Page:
Book Prize 2021

CELEBRATING THE BEST NON-FICTION WRITING
ABOUT RUSSIA

The Pushkin House Book Prize recognises the very best non-fiction writing on Russia.


It celebrates books which combine excellence in research with readability.

ARCHIE BROWN, EMERITUS PROFESSOR OF POLITICS AT THE UNIVERSITY OF OXFORD, HAS WON THE NINTH ANNUAL PUSHKIN HOUSE BOOK PRIZE OF £10,000 FOR THE HUMAN FACTOR: GORBACHEV, REAGAN AND THATCHER AND THE END OF THE COLD WAR (OXFORD UNIVERSITY PRESS).

Six highly readable and important new works offering fresh insights into Russian history,  politics, current affairs, literature and architecture are under consideration for the £10,000 annual Pushkin House Russian Book Prize.

A prestigious jury has unveiled the shortlist for the best non-fiction writing published for the first time during 2020 in English on the Russian-speaking world. The prize is designed to showcase, reward and encourage original, insightful and well written books and to encourage public understanding and intelligent debate around the country and its culture.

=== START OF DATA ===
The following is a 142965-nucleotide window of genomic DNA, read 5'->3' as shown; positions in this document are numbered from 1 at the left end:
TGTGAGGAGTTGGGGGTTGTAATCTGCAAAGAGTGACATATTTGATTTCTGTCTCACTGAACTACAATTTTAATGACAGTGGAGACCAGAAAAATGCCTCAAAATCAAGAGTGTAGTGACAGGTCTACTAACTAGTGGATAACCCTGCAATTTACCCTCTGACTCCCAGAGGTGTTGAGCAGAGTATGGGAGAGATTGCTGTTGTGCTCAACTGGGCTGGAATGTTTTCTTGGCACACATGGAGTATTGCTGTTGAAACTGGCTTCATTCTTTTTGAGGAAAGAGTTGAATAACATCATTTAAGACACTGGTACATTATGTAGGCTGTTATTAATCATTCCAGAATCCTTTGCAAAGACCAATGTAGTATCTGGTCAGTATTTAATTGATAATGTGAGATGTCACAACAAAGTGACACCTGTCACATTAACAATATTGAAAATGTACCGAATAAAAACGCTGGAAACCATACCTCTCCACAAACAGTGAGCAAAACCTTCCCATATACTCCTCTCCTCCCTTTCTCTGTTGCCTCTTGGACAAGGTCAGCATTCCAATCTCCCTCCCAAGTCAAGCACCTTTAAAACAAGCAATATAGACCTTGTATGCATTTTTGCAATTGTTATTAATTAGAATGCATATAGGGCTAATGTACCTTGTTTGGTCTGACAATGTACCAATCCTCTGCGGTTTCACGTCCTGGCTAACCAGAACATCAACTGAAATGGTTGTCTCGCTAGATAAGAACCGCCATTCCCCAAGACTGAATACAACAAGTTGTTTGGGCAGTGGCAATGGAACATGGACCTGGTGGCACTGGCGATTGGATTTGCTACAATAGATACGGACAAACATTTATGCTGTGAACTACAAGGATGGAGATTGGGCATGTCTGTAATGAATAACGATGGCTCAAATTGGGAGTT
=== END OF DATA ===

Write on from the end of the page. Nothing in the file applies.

Fiona Hill, chair of the judges, said: “We had an embarrassment of riches and a difficult task to narrow down a shortlist from a large number of outstanding books. The six selected cover some of the key topics emphasised by Pushkin House, and represent a diverse set of authors. They provide a stellar reading list for anyone generally or specifically interested in contemporary Russia.”

Douglas Smith, winner of the first Pushkin House Book Prize and a funder of the prize with his wife Stephanie Ellis-Smith, said: “From revolutionary espionage to contemporary kleptocracy, from the literary classics to the death of the cold war and from urban planning to the last gasps of Stalinist tyranny, this year’s shortlist for the Pushkin House Russian Book Prize has something for everyone and speaks to the exciting breadth of today’s best writing on Russia.”

Marc Polonsky, managing trustee of The Polonsky Foundation, co-funder of the prize, said: “The shortlisted books illustrate the range and quality of contemporary writing about Russian history and culture. We are delighted to support the Pushkin House Book Prize in its important work of promoting understanding of Russia's complex past and present.”